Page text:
James Surowiecki’s 2004 book The Wisdom of Crowds offers a somewhat contrarian view of what is typically seen as a widespread bias: the human tendency to follow the crowd and go along with what the majority says is true. Surowiecki argues that in many cases, this is actually a reasonable thing to do, as crowds and groups are often much smarter and more accurate than even their smartest members.
Well you won't fall behind if you follow the crowd. "Runaways" substitute short term reputability for longer term status, erroneously assuming the crowd will appreciate the value of insight.
The Wisdom of Crowds Paradox
Donn Parker is a security professional who wrote an article for ISSA Magazine a few months ago that asserted that risk management should be replaced by due diligence, compliance, and enablement (whatever that is). Of course, ignoring risk is simply one...
Bruce, I think the reason the "beans in a jar" example is supposed to work is that people do not have a systematic bias in any direction. I don't know if that requires an explanation, but it would seem to me that biases are what demand them. People would often be in error, but their errors are random and centered around the true value. Averaging everything together causes these random errors to cancel each other out.
I haven't read the book, so it's possible that you already knew that and were asking something different.
I found the Wisdom of Crowds a very stimulating book which raised a very important question: how does the WoC effect actually work, ie. what are the mechanisms? However the book made no attempt to address this obvious question, which I thought was strange.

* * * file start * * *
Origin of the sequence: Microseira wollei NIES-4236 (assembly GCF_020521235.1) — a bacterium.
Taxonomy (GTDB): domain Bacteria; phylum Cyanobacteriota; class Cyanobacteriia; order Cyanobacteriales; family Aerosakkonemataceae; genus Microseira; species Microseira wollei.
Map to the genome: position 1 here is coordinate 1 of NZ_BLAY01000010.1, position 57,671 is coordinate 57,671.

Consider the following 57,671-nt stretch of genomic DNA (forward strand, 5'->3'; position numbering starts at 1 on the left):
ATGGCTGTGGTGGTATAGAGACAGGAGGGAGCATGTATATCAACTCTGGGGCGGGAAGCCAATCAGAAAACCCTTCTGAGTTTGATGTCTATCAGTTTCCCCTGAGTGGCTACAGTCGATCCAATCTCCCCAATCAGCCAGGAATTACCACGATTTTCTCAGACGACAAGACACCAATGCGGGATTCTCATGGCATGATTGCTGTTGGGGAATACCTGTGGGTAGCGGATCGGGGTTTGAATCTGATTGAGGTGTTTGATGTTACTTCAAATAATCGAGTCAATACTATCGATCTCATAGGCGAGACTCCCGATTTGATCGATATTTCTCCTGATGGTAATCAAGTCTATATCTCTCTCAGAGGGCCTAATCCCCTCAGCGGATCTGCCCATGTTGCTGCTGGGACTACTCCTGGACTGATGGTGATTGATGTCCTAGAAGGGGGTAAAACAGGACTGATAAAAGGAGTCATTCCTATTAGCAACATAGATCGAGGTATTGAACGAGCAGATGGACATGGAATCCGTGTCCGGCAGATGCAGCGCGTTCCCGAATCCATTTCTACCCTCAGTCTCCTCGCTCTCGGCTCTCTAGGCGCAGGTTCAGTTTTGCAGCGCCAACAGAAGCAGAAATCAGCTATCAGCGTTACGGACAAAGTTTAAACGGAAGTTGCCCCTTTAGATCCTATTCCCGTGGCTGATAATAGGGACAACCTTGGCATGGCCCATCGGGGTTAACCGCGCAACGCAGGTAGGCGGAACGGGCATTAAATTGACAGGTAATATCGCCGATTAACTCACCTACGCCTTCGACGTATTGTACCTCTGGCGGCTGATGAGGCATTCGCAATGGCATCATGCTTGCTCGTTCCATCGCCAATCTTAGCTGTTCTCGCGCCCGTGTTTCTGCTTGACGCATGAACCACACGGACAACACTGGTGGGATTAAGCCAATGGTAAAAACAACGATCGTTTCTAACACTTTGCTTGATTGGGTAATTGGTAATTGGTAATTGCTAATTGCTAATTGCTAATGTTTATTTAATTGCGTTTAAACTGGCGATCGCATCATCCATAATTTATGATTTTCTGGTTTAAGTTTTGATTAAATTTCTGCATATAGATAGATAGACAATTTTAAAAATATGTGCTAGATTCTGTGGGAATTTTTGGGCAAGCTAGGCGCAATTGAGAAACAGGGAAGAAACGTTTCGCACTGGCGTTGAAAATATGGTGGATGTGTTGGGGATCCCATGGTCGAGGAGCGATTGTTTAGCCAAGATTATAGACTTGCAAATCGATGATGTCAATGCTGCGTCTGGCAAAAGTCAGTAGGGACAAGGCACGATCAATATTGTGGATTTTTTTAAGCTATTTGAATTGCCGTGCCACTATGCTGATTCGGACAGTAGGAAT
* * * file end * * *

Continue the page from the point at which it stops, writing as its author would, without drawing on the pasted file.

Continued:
On the other hand, I have since utterly failed come up with any plausible answer myself. Any ideas? How about the 'beans in a jar' example (assuming the evidence is correct): how is it that group average guesses are accurate?
Considering the opposite side of the issue, I highly recommend Cass Sunstein's "Why Societies Need Dissent". This book isn't nearly as entertaining of a read as Surowiecki's - it's pretty much just a series of lectures strung together as chapters. Throughout, Sunstein presents and dissects the pros and cons of many group behaviors. Filled with lots of examples, and plenty of research citations. Check it out.
Digg's Fatal Flaw - Its Users
Digg this, Digg that - crowdsourcing is the ultimate way to unearth what's newsworthy. Or at least it would be - if its user-base actually did some real 'digging' and checked the facts behind a story (or at least the...
Interesting. So a useful question might be "does the accuracy of a crowd's 'crowdsense' correlate with the way that its individuals perceive and analyse collective opinion?" Does Surowiecki discuss that? If you're trying to predict the accuracy with which a particular crowd will answer certain questions, and you want to find (and eventually tweak) the simplest possible parameters that will enhance that accuracy, then measuring things like the weight that individuals give to the collective opinion seems like a good bet.
An anecdotal look at the extreme cases would seem to support it... Accurate: people rave about the Deplhi Method, and that's an expert-oriented prediction market, structured in a way that very much suppresses runaway positive feedback. Inaccurate: bubble markets, where the only significant market force is the credibility of collective opinion, but the collective opinion still fails to predict when the market will collapse.
I'm glad Surowiecki wrote his book, in part because it called attention to these issues. My main complaint is that in many readers minds his book framed the choice of prediction markets as a choice of crowd wisdom over expert wisdom. In fact, prediction markets can and do work well in situations with lots of expert wisdom and little crowd wisdom. By choosing a prediction market you choose a mechanism which should do well regardless of who knows more; the people who know much should self-select to participate, and there is little harm (and often benefit) from allowing those who know little to participate.